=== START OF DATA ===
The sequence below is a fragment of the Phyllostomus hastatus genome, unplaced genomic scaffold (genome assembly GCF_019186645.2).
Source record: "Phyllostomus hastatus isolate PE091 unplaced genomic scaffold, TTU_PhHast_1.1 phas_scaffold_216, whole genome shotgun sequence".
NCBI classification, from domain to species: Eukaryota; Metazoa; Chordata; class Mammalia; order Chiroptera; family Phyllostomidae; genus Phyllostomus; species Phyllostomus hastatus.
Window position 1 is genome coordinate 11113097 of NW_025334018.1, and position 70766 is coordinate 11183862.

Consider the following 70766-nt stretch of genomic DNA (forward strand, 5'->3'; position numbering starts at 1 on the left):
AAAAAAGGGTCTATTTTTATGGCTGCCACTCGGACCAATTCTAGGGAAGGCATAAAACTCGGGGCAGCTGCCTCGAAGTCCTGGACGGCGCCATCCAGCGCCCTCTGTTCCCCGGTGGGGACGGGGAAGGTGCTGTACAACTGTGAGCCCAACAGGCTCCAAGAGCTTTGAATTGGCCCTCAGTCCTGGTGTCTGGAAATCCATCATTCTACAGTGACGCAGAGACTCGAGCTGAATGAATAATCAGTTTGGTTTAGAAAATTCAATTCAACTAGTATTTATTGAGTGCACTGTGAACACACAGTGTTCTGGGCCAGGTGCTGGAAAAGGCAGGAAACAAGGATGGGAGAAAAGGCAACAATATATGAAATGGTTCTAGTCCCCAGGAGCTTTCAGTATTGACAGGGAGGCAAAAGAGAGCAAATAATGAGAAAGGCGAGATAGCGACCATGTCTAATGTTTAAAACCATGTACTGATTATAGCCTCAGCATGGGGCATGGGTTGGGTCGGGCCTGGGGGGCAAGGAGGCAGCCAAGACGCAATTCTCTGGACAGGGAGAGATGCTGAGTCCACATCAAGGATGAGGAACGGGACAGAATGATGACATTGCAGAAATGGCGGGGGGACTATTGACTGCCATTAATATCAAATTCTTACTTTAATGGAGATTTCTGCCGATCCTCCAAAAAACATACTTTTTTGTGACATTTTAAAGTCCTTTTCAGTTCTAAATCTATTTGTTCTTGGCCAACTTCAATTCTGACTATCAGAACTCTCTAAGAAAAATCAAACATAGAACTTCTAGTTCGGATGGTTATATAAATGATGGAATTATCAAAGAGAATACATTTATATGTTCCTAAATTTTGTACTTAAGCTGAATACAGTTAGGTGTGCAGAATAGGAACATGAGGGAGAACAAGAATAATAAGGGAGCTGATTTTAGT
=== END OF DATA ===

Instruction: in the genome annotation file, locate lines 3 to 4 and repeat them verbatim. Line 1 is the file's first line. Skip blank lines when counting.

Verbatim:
NCBI classification, from domain to species: Eukaryota; Metazoa; Chordata; class Mammalia; order Chiroptera; family Phyllostomidae; genus Phyllostomus; species Phyllostomus hastatus.
Window position 1 is genome coordinate 11113097 of NW_025334018.1, and position 70766 is coordinate 11183862.